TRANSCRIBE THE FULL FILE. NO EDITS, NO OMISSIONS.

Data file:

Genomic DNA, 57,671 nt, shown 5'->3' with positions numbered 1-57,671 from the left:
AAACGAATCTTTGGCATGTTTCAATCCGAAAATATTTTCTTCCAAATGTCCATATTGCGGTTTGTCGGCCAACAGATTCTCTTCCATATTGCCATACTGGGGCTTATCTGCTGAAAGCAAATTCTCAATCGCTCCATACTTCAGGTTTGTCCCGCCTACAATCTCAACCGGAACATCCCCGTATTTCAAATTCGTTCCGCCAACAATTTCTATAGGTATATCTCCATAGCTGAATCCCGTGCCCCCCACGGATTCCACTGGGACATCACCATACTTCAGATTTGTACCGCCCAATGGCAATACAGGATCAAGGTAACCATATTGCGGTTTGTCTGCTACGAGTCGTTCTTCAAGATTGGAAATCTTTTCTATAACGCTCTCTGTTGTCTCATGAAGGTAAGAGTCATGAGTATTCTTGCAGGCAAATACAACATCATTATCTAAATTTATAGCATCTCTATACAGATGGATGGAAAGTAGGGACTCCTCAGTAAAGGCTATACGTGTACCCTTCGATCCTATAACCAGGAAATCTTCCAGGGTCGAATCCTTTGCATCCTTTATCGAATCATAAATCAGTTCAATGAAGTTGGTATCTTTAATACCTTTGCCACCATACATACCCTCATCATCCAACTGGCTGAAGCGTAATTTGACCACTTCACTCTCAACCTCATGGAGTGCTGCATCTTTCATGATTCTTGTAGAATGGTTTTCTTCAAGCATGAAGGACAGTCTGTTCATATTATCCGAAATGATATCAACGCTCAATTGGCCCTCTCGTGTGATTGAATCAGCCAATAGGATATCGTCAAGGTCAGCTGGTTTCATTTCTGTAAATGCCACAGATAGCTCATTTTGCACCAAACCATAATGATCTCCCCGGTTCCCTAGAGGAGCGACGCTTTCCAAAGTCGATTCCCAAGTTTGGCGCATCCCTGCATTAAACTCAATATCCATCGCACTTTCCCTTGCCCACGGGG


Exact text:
Genomic DNA, 57,671 nt, shown 5'->3' with positions numbered 1-57,671 from the left:
AAACGAATCTTTGGCATGTTTCAATCCGAAAATATTTTCTTCCAAATGTCCATATTGCGGTTTGTCGGCCAACAGATTCTCTTCCATATTGCCATACTGGGGCTTATCTGCTGAAAGCAAATTCTCAATCGCTCCATACTTCAGGTTTGTCCCGCCTACAATCTCAACCGGAACATCCCCGTATTTCAAATTCGTTCCGCCAACAATTTCTATAGGTATATCTCCATAGCTGAATCCCGTGCCCCCCACGGATTCCACTGGGACATCACCATACTTCAGATTTGTACCGCCCAATGGCAATACAGGATCAAGGTAACCATATTGCGGTTTGTCTGCTACGAGTCGTTCTTCAAGATTGGAAATCTTTTCTATAACGCTCTCTGTTGTCTCATGAAGGTAAGAGTCATGAGTATTCTTGCAGGCAAATACAACATCATTATCTAAATTTATAGCATCTCTATACAGATGGATGGAAAGTAGGGACTCCTCAGTAAAGGCTATACGTGTACCCTTCGATCCTATAACCAGGAAATCTTCCAGGGTCGAATCCTTTGCATCCTTTATCGAATCATAAATCAGTTCAATGAAGTTGGTATCTTTAATACCTTTGCCACCATACATACCCTCATCATCCAACTGGCTGAAGCGTAATTTGACCACTTCACTCTCAACCTCATGGAGTGCTGCATCTTTCATGATTCTTGTAGAATGGTTTTCTTCAAGCATGAAGGACAGTCTGTTCATATTATCCGAAATGATATCAACGCTCAATTGGCCCTCTCGTGTGATTGAATCAGCCAATAGGATATCGTCAAGGTCAGCTGGTTTCATTTCTGTAAATGCCACAGATAGCTCATTTTGCACCAAACCATAATGATCTCCCCGGTTCCCTAGAGGAGCGACGCTTTCCAAAGTCGATTCCCAAGTTTGGCGCATCCCTGCATTAAACTCAATATCCATCGCACTTTCCCTTGCCCACGGGG